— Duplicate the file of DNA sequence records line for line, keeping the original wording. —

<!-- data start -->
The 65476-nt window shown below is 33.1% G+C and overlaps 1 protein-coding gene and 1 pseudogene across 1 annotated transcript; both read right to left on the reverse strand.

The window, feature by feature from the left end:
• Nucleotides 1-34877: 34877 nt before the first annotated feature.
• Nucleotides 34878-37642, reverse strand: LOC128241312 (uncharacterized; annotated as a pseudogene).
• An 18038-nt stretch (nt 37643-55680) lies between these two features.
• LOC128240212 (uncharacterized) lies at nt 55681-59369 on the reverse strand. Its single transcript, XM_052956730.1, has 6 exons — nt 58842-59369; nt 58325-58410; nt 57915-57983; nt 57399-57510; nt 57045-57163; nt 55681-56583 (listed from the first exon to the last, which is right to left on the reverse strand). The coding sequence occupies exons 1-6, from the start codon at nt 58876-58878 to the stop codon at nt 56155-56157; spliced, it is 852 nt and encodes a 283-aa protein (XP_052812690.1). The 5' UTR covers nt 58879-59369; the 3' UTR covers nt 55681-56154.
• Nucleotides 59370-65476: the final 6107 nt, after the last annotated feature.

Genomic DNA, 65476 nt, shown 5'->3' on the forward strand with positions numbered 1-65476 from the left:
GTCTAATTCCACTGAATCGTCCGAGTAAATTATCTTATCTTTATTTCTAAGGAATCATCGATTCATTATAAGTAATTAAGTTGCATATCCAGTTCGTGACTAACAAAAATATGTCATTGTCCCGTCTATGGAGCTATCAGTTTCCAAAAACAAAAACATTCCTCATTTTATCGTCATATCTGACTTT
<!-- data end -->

The 65476-nt window shown below is 33.1% G+C and overlaps 1 protein-coding gene and 1 pseudogene across 1 annotated transcript; both read right to left on the reverse strand.

The window, feature by feature from the left end:
• Nucleotides 1-34877: 34877 nt before the first annotated feature.
• Nucleotides 34878-37642, reverse strand: LOC128241312 (uncharacterized; annotated as a pseudogene).
• An 18038-nt stretch (nt 37643-55680) lies between these two features.
• LOC128240212 (uncharacterized) lies at nt 55681-59369 on the reverse strand. Its single transcript, XM_052956730.1, has 6 exons — nt 58842-59369; nt 58325-58410; nt 57915-57983; nt 57399-57510; nt 57045-57163; nt 55681-56583 (listed from the first exon to the last, which is right to left on the reverse strand). The coding sequence occupies exons 1-6, from the start codon at nt 58876-58878 to the stop codon at nt 56155-56157; spliced, it is 852 nt and encodes a 283-aa protein (XP_052812690.1). The 5' UTR covers nt 58879-59369; the 3' UTR covers nt 55681-56154.
• Nucleotides 59370-65476: the final 6107 nt, after the last annotated feature.

Genomic DNA, 65476 nt, shown 5'->3' on the forward strand with positions numbered 1-65476 from the left:
GTCTAATTCCACTGAATCGTCCGAGTAAATTATCTTATCTTTATTTCTAAGGAATCATCGATTCATTATAAGTAATTAAGTTGCATATCCAGTTCGTGACTAACAAAAATATGTCATTGTCCCGTCTATGGAGCTATCAGTTTCCAAAAACAAAAACATTCCTCATTTTATCGTCATATCTGACTTT